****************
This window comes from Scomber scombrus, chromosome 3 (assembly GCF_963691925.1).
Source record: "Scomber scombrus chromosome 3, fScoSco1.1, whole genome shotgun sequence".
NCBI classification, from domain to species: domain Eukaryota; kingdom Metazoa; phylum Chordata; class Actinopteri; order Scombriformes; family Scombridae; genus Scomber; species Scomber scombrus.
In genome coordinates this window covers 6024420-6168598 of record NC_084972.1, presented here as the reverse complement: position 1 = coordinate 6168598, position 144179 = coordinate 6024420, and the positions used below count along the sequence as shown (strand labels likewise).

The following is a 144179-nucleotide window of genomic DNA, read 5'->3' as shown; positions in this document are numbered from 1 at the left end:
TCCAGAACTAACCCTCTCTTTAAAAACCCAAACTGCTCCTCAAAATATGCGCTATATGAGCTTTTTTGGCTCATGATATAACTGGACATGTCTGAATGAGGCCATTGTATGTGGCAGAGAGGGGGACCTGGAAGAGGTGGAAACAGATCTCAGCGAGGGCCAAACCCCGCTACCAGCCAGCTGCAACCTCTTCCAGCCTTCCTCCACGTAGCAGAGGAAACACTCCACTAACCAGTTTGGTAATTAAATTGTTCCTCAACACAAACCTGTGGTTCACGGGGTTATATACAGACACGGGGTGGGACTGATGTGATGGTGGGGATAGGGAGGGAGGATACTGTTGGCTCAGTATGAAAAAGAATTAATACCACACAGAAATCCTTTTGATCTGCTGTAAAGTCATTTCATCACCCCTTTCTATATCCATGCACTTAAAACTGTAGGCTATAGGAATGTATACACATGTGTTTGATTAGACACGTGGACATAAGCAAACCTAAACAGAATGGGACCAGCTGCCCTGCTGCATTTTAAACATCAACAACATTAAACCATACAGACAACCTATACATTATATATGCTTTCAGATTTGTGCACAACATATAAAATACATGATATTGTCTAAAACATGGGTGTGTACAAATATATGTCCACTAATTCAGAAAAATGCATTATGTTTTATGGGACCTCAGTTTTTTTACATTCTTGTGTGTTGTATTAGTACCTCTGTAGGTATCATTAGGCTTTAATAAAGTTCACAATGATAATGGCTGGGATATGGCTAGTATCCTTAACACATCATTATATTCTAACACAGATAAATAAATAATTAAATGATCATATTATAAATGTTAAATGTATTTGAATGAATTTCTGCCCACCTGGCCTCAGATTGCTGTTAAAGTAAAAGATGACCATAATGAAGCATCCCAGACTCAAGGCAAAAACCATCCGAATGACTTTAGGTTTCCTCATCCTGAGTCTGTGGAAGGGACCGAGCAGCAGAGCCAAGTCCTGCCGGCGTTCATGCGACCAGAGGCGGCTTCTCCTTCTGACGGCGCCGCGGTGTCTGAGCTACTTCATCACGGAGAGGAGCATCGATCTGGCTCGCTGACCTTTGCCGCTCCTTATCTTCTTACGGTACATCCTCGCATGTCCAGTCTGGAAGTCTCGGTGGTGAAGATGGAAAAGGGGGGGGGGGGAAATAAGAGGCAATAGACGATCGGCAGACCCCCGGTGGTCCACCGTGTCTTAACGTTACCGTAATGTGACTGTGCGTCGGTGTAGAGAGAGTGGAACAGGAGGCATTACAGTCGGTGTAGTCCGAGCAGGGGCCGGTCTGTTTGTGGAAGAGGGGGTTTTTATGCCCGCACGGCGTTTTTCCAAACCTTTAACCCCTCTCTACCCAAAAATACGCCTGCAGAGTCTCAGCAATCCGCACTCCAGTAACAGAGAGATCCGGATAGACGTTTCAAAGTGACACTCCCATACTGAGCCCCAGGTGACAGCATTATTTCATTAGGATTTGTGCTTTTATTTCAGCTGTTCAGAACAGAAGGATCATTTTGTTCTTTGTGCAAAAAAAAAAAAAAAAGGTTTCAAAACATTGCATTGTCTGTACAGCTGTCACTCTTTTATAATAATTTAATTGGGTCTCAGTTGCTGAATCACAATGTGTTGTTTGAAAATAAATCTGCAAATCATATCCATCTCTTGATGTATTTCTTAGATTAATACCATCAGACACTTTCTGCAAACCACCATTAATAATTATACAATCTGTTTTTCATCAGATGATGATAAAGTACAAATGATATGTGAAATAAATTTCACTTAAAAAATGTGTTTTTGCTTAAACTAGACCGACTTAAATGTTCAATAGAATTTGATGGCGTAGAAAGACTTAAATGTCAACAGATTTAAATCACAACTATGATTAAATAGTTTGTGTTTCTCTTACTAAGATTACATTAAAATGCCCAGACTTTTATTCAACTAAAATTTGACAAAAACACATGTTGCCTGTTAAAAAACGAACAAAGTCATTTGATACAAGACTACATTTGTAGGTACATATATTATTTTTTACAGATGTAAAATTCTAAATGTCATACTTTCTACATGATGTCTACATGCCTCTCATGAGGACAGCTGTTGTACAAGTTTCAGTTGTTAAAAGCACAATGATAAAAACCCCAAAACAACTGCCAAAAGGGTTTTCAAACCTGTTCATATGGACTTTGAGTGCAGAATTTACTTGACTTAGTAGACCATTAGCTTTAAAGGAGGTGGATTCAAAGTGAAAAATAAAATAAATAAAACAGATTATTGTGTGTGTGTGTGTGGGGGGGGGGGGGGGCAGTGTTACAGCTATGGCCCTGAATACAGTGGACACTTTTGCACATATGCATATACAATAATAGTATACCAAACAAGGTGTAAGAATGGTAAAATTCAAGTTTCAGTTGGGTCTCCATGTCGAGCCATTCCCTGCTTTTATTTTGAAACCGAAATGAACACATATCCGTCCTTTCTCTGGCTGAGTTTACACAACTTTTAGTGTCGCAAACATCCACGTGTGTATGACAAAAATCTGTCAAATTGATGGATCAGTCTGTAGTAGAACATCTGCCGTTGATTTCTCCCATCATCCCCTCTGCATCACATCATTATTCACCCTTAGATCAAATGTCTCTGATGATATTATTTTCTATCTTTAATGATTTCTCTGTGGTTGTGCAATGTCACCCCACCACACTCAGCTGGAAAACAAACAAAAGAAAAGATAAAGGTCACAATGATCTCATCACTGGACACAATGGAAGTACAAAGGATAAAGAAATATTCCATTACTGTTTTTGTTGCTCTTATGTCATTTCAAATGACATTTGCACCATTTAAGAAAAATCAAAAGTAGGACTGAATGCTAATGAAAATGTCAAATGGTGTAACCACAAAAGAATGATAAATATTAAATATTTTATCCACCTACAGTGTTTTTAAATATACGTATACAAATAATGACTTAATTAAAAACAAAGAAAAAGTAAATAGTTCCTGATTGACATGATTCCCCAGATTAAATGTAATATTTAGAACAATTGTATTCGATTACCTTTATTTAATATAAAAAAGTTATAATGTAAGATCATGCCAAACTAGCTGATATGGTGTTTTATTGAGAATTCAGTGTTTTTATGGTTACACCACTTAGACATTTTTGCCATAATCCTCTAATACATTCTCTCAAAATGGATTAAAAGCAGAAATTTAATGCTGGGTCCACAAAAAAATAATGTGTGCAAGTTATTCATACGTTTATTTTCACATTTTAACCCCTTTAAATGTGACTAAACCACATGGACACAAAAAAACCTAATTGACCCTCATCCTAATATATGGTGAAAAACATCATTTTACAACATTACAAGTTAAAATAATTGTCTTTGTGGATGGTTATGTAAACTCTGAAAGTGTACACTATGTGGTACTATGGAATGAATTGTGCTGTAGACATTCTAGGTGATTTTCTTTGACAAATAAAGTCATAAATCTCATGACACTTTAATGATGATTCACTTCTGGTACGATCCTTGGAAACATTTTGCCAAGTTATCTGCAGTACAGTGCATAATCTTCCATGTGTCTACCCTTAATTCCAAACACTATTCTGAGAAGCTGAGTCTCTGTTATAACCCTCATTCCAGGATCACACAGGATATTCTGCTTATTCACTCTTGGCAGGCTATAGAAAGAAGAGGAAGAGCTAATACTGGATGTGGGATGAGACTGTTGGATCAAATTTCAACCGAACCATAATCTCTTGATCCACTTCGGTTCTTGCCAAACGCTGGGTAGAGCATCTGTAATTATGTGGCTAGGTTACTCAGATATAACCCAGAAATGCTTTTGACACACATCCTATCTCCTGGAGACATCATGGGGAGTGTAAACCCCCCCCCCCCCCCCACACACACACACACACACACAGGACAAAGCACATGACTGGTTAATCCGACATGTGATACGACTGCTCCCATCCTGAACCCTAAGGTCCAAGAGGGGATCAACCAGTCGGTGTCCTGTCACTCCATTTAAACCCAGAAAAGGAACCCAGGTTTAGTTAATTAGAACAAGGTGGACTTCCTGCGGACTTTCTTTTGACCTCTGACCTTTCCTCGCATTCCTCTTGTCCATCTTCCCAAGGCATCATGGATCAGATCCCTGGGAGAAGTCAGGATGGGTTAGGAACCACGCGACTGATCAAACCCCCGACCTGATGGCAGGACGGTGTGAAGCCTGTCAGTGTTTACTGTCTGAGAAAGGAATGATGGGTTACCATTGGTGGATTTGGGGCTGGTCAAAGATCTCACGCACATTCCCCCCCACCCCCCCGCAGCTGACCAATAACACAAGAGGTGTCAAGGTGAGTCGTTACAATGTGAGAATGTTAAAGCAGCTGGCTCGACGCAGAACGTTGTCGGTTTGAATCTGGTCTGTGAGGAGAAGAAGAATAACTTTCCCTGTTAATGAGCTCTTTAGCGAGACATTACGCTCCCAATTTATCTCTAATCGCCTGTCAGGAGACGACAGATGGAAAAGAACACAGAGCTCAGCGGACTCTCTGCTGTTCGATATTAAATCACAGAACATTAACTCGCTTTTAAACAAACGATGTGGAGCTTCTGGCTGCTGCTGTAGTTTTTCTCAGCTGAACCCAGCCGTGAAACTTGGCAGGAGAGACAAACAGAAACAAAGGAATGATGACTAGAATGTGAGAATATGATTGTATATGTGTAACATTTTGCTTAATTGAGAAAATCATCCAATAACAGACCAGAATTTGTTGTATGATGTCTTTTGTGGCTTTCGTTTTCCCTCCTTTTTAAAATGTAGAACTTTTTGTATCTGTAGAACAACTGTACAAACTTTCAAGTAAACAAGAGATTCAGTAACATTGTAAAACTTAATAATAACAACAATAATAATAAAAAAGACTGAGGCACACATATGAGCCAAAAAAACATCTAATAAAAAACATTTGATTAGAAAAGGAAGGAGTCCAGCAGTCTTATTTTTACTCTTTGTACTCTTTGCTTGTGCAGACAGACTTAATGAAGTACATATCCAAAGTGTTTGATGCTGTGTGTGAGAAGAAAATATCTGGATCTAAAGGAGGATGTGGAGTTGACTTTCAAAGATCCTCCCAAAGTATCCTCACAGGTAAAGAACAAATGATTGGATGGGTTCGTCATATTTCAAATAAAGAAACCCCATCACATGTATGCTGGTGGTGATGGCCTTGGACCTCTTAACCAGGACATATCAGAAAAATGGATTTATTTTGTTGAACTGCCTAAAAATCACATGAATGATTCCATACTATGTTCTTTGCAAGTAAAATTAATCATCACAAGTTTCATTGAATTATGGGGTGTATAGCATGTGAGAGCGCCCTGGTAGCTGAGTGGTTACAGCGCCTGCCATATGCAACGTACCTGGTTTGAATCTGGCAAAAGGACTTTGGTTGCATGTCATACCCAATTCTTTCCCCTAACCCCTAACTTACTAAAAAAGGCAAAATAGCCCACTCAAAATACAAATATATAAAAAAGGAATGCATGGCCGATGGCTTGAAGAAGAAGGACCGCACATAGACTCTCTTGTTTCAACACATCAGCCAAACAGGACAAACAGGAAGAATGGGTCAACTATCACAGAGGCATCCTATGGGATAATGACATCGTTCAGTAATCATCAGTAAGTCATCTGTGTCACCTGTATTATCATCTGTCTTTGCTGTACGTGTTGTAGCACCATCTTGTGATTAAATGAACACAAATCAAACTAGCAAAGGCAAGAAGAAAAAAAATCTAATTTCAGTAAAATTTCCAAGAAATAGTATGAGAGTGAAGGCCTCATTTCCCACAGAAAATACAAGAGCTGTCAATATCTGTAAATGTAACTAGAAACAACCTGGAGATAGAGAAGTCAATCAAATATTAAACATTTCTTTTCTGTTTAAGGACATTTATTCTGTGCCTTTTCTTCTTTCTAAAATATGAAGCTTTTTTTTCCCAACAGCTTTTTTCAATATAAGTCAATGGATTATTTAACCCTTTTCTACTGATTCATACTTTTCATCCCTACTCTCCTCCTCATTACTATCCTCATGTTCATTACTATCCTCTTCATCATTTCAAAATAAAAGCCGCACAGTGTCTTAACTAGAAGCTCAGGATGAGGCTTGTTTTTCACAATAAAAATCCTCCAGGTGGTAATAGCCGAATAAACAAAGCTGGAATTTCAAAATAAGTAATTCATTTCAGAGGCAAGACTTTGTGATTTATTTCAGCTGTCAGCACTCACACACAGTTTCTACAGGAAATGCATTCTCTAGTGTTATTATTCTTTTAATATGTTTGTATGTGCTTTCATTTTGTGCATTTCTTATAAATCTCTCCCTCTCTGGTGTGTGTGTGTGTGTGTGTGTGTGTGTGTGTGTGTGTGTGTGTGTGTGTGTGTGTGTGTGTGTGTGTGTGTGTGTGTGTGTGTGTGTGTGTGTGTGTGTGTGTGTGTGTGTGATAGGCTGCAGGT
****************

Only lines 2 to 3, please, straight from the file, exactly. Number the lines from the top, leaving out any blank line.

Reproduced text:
Source record: "Scomber scombrus chromosome 3, fScoSco1.1, whole genome shotgun sequence".
NCBI classification, from domain to species: domain Eukaryota; kingdom Metazoa; phylum Chordata; class Actinopteri; order Scombriformes; family Scombridae; genus Scomber; species Scomber scombrus.